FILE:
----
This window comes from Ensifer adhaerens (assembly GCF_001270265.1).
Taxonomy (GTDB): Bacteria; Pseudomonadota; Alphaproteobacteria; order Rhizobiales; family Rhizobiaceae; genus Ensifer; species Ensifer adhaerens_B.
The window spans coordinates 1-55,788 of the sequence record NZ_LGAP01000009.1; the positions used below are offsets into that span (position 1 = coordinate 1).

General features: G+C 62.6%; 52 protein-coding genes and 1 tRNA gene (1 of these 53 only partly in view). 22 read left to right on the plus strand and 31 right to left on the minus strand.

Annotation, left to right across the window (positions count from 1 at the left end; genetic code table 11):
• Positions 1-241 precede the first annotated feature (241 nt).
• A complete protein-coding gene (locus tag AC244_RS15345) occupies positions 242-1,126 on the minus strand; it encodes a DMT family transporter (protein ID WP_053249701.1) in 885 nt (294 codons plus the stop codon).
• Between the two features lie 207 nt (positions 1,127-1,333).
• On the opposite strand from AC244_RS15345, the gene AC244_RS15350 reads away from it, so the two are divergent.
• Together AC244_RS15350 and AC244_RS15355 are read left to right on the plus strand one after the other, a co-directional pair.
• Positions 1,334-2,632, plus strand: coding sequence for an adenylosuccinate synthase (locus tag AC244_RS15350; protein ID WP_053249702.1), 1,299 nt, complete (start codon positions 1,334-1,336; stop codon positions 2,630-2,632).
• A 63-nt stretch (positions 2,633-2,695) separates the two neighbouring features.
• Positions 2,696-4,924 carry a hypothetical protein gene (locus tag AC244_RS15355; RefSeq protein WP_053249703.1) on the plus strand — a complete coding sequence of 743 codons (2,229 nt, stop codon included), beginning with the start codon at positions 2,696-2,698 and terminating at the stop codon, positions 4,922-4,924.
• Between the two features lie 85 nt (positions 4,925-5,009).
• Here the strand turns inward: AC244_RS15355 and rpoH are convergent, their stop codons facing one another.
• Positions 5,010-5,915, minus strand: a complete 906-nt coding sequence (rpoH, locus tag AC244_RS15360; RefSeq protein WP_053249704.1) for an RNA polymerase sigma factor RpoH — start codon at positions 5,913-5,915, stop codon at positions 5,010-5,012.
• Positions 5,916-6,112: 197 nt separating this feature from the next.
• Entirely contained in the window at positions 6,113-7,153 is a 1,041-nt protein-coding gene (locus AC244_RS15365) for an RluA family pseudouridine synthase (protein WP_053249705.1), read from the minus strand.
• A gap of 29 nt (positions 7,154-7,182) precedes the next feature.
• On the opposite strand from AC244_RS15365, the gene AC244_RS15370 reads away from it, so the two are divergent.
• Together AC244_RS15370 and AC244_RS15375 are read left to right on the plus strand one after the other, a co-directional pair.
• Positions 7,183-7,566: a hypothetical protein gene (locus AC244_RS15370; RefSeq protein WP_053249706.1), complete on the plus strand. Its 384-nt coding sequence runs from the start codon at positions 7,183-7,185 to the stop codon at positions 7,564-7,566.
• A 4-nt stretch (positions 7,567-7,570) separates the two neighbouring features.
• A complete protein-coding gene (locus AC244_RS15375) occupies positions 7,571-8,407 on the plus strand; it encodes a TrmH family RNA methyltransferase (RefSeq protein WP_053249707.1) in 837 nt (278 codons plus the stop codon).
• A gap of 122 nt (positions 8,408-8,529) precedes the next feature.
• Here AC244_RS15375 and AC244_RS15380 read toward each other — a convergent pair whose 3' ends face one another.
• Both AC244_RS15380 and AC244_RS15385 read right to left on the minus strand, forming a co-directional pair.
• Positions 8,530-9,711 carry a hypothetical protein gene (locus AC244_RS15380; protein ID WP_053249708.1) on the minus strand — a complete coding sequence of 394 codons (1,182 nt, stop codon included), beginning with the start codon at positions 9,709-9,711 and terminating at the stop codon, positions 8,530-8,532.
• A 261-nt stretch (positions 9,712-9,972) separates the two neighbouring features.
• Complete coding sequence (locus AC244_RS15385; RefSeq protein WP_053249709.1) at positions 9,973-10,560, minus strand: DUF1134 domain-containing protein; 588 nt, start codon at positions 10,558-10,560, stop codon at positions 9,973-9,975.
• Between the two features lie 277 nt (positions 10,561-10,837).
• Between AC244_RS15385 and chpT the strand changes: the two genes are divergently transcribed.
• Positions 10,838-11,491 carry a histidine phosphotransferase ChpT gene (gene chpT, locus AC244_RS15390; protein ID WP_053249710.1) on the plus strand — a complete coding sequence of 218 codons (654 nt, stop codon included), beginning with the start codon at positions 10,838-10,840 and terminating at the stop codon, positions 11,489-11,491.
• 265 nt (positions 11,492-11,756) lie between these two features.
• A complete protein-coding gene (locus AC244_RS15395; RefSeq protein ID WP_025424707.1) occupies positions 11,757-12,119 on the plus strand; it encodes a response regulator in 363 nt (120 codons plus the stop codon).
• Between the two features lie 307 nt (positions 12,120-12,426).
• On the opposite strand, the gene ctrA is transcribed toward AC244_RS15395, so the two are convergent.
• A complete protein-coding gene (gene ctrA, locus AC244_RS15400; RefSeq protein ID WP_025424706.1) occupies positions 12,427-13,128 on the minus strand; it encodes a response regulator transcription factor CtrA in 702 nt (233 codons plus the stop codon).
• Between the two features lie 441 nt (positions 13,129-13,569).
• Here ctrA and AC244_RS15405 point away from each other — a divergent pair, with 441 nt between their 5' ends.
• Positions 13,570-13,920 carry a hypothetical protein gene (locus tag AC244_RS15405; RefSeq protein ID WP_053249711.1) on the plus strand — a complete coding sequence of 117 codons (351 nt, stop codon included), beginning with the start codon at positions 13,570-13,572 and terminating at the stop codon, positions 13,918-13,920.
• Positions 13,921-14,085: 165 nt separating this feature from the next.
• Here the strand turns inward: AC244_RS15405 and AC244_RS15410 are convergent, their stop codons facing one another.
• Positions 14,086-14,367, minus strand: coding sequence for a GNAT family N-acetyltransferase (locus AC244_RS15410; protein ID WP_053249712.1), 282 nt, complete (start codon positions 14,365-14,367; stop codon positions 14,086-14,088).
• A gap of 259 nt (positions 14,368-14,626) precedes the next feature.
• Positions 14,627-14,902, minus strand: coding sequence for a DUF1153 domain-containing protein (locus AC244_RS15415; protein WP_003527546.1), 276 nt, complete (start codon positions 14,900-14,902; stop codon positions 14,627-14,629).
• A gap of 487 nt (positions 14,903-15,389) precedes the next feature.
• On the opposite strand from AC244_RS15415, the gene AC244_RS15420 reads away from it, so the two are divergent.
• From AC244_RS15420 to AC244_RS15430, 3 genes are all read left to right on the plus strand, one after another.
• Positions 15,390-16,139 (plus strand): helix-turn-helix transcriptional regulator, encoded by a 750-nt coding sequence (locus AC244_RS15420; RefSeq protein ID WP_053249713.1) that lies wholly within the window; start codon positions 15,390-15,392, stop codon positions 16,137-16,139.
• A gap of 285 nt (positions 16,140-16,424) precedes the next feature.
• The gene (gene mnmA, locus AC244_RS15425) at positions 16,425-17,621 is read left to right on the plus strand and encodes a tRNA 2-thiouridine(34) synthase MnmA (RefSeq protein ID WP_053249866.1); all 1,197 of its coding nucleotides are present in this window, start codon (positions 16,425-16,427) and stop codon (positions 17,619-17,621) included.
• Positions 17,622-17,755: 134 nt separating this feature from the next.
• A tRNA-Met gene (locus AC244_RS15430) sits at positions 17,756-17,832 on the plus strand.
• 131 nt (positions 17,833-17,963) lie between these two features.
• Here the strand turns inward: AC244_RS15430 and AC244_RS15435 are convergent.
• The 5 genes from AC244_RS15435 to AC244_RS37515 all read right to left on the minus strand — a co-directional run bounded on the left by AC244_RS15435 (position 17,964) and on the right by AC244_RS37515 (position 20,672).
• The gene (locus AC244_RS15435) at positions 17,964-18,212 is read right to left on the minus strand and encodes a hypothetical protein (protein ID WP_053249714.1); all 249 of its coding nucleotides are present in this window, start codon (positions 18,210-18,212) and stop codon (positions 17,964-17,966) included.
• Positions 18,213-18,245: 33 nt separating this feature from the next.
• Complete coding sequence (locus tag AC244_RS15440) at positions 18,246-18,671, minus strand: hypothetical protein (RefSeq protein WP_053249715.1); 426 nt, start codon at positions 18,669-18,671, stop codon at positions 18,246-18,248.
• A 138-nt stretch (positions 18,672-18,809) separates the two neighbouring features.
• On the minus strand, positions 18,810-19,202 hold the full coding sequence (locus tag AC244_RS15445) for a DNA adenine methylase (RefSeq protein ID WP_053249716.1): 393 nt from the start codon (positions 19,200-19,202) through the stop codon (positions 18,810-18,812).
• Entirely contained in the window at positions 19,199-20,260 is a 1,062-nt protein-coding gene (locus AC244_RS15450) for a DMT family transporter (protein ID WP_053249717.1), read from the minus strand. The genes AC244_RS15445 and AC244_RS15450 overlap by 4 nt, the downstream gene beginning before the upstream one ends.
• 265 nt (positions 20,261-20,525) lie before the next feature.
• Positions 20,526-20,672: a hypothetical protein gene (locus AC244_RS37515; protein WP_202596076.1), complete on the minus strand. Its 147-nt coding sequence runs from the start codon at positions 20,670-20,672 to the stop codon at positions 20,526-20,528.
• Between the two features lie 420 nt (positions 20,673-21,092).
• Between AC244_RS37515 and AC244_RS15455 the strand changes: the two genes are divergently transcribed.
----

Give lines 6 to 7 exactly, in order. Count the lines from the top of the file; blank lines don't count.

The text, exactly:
• Positions 1-241 precede the first annotated feature (241 nt).
• A complete protein-coding gene (locus tag AC244_RS15345) occupies positions 242-1,126 on the minus strand; it encodes a DMT family transporter (protein ID WP_053249701.1) in 885 nt (294 codons plus the stop codon).